Most of us have been to the emergency room a time or two. We depend on quick access to medical care when faced with emergencies, but what if you're on a remote job site or in the shop by yourself and unable to reach the phone? Knowing the basics of first aid make a big difference when proper professional care isn't readily at hand.
When I was four years old, my parents had a contractor putting an addition on the family home. One day while they were working, I swung the hammer I was carrying at the handle on the screen door to pop it open. The hammer slipped off the door handle and punched through the door's glass pane.
A large piece of glass dropped down and sliced deep into the soft underside of my forearm and wrist and stuck there. The severity and location of the wound were such that I easily could have bled to death. Thankfully, one of the men working that day knew how to handle the situation, and a neighbor got me to the hospital quickly, or I may not be writing these words today. The substantial scar on my arm is still a good reminder of how not to open a glass door.
If something similar happened to you while you were working alone, would you know what to do?
QUICK AND APPROPRIATE RESPONSE
In some situations, knowing what not to do can be just as important. When I was 21 and working as a mason tender, one of the guys on the crew went to pull a level line that was fastened to the opposite end of the newly erected wall with a concrete nail. The nail was anchored tightly, and when it finally gave way, it snapped back with force and lodged directly in his eye. It nearly blinded that eye permanently, and likely would have if he or one of the other guys on the site had tried to pull it out.
Fortunately, they were smart enough to leave it alone and rush him to the hospital. It wasn't so much that anyone on the job knew how to treat a nail in the eyeball, but they knew enough to not mess with it and get him to someone who could treat the injury properly.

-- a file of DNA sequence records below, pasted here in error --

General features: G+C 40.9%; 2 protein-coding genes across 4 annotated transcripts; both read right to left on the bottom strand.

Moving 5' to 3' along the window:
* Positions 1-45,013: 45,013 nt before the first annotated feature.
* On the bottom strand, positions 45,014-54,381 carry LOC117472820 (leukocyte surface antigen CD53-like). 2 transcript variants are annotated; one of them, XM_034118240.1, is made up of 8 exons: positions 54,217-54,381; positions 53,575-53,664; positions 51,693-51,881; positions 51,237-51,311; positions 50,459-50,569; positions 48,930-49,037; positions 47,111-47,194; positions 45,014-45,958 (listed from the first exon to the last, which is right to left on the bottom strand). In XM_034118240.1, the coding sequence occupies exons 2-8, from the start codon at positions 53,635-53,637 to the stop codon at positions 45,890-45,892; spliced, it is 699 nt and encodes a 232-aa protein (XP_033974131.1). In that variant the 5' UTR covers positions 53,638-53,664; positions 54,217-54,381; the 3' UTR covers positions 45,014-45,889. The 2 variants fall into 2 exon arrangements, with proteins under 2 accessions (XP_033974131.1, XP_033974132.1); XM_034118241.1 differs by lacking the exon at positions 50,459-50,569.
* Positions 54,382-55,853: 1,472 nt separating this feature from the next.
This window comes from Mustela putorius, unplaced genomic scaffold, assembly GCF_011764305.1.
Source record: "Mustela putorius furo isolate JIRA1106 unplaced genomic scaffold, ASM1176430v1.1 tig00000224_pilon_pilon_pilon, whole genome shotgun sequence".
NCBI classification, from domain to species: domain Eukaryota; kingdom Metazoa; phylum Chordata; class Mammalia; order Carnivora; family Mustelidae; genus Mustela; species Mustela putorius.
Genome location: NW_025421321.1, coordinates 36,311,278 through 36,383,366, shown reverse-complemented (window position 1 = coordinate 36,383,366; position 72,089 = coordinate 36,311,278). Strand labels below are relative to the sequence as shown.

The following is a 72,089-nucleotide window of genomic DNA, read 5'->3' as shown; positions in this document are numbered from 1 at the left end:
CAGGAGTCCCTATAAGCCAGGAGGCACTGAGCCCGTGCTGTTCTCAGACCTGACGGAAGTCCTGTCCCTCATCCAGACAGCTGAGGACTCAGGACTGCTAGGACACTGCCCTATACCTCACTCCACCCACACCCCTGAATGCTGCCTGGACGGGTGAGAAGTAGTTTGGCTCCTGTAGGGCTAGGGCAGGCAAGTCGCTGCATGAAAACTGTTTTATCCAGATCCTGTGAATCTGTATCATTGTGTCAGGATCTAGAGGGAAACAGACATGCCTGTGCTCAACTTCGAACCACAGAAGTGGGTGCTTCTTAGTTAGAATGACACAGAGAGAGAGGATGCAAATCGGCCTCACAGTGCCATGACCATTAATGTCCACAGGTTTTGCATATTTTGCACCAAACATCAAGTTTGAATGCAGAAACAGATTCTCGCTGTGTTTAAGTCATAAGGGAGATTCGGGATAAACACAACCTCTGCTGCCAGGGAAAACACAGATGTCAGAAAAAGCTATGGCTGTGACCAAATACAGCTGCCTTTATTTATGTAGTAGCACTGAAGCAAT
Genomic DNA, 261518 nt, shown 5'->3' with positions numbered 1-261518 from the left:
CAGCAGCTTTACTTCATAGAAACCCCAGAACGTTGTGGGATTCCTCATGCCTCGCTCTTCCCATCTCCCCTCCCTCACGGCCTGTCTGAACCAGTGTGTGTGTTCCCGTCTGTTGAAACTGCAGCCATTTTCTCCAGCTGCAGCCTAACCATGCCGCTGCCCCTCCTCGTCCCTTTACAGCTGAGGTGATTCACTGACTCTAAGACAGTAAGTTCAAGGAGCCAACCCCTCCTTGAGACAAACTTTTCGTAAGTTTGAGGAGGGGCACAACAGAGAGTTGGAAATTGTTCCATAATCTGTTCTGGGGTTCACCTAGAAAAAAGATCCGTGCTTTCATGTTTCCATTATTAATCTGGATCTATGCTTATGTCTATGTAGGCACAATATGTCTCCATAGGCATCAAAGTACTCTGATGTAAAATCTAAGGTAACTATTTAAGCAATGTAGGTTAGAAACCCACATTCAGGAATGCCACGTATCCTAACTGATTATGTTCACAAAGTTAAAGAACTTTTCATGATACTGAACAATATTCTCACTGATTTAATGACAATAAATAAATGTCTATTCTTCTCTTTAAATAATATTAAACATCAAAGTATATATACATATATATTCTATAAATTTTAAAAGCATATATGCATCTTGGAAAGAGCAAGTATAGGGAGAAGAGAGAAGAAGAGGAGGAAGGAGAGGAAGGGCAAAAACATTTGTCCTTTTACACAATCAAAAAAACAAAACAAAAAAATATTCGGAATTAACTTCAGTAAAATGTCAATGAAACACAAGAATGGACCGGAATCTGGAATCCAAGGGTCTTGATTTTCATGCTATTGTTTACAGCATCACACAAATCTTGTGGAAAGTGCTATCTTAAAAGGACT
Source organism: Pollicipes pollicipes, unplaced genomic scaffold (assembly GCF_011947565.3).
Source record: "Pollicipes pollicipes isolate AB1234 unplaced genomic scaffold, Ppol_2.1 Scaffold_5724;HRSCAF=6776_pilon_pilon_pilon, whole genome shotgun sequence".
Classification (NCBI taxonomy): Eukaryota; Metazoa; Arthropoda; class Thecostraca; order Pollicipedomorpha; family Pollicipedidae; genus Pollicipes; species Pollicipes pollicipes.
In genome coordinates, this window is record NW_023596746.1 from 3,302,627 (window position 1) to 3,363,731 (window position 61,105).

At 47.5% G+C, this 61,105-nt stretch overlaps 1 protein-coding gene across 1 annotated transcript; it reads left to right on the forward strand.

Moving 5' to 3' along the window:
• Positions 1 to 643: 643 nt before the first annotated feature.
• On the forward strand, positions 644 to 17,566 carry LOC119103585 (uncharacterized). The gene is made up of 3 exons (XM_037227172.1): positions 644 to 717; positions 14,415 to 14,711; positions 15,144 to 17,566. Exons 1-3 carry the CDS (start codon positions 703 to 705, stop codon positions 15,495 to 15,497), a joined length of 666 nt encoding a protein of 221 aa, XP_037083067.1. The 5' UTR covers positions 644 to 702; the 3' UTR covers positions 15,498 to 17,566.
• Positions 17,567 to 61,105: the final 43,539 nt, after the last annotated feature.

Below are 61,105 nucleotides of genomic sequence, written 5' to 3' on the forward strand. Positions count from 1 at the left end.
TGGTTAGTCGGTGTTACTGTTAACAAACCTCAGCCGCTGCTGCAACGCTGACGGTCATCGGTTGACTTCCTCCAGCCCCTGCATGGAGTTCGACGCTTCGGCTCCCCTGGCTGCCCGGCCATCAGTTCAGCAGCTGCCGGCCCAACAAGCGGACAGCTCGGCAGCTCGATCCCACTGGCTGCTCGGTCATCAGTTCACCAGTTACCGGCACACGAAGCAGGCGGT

First-aid training is all about being prepared, so you can respond properly when these situations inevitably arise.
The American Red Cross is one of the largest providers of first-aid certification in the United States. The organization works closely with the U.S. Occupational Safety and Health Administration to increase workplace safety through the Alliance Program. At its core, this program recognizes the high value of promoting safe and healthy job sites and providing employees with information, guidance and access to training resources. In particular, the Alliance focuses on emergency preparedness, disease prevention education and first-aid training.
WILDERNESS FIRST AID
One course of special interest to contractors who even occasionally work in the country or remote areas is Wilderness and Remote First Aid. The course teaches the skills needed to respond to an emergency when help may be delayed. Topics include primary and secondary assessments; head, neck and spinal injuries; heat-related emergencies and hypothermia; altitude-related illnesses; allergies and anaphylaxis; bone and joint injuries and burns; and wounds and wound infection.
The course is based on the Boy Scouts of America Wilderness First Aid Curriculum and Doctrine Guidelines and offers enhanced content and topics to meet OSHA's Best Practices for Workplace First Aid Training Programs.
Would you know what to do if one of your employees was struck in the head by a backhoe bucket 45 miles away from the nearest hospital? Training your employees on first-aid practices won't prevent injuries, but it could prevent an injury from becoming much worse. It could also save a life, maybe your own.
The Red Cross offers training courses across the country at a variety of times and locations to suit most schedules. An easily searchable list of upcoming courses is available on the organization's website at www.redcross.org. You can also call your local chapter for course information.